So Nightbird comes with a lot of accessories. She’s got two ugly, stumpy-looking swords that don’t look threatening. She comes with two different guns, one a smaller pistol and the other a far more dangerous-looking carbine. The guns can be latched onto the sides of her thighs, or she can hold them. Ditto for the swords – there are also hardpoints on her lower arms, but the swords still look very chunky and un-stabby. Nightbird comes with brand-new sai weapons, though, and these look better. She can hold them with her hands, they can be attached to the thigh-hardpoints similar to the guns, or you can attach them to the lower arms to become like some sort of a Wolverine-esque configuration.

I can’t really find anything at fault about Nightbird, actually. She’s got great articulation, she’s got a great robot mode (that’s not at all sexualized but still feminine), a pretty cool paint scheme, a lot of accessories… yeah.

Marks out of ten for the following:

Transformation Design: It’s a bit of a shell-former transformation, but it still manages to be very fun to fiddle with, while retaining a very distinctive and relatively clean alternate mode… and, well, Arcee’s robot mode is kind of impossible to properly make into a toy. I don’t really mind this. 7/10

Durability: Nightbird’s made out of some sturdy plsatic, though the location of her, um, crotch does put it in direct contact with the ground if you roll her around too much in vehicle mode. Other than that, short of losing her accessories I don’t think you’ll break her unless you’re a huge brute. 8/10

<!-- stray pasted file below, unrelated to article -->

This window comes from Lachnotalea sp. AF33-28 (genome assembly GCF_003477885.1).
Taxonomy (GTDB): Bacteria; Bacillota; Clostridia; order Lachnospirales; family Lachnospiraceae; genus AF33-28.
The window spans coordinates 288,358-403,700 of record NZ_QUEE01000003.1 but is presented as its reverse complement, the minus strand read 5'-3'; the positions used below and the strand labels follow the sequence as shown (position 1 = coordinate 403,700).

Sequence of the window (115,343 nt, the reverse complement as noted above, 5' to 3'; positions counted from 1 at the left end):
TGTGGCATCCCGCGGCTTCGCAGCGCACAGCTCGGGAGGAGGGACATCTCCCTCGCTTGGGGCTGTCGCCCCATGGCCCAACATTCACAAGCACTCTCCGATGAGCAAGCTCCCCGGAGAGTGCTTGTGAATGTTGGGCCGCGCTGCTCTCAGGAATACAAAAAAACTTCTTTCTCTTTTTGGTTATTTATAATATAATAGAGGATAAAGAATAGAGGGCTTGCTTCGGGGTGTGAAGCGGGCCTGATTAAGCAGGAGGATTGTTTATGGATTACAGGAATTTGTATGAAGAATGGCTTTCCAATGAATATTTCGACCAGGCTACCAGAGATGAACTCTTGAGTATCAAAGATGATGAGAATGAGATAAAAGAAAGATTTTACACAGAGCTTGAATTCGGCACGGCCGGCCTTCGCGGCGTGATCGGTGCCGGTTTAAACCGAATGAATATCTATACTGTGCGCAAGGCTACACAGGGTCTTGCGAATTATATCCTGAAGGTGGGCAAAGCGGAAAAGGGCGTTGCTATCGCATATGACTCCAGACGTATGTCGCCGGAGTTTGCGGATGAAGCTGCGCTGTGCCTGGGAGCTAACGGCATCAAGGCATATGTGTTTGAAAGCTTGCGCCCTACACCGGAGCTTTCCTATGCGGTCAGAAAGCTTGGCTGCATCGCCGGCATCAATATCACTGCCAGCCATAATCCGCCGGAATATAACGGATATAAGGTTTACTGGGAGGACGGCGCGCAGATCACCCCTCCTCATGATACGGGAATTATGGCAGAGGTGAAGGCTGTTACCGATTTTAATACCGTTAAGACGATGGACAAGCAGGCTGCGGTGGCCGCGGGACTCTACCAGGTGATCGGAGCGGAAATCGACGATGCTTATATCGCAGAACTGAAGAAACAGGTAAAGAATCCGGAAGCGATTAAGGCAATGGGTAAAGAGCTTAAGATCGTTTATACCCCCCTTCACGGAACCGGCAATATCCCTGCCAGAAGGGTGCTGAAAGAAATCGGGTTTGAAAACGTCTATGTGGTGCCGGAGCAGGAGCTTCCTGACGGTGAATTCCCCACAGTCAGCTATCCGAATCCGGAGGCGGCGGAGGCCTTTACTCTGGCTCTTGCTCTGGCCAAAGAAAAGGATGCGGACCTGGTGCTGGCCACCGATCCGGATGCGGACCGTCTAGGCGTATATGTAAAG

Price/Value: I have no freaking clue how much she costs. A quick google in Amazon shows that she’s slightly more than double the price of a Generations deluxe class toy, but that’s probably due to import values. I got her as a gift, which in turn was brought at retail. At retail price she’s a lot more forgiving, and easy six or seven score, but still, for the purposes of a large chunk of the fandom that doesn’t live in Asia, her price is way too steep. 2/10

Fun: I had a surprising amount of fun fiddling around with this robot ninja car and her many, many accessories. She’s now hanging out with Drift, other Drift, Windblade and Bludgeon in a weird Japanese ninja cosplay club. 9/10

Aesthetics: It’s a very simple black-and-silver paint scheme, but Nightbird does make it look good. Especially in vehicle mode. 8/10

Articulation: The lack of the waist joint and her top-heaviness hinder her some, but surprisingly enough she can strike a lot more poses than some of the other deluxe class toys on my desk. 7/10

Overall: Nightbird is surprisingly a very solid toy. I’ve owned her for a couple of months now so it’s not the New Toy Syndrome talking – partly it’s due to the already very decent Arcee mould, but her added sai accessories and pretty cool-looking paint scheme just make her an unexpectedly delightfully fun toy to play with. Even if she’s not a character I actually care about she still makes a very kick-ass toy... though once again, being a Takara-import toy might make her slightly more prohibitive cost-wise. 8/10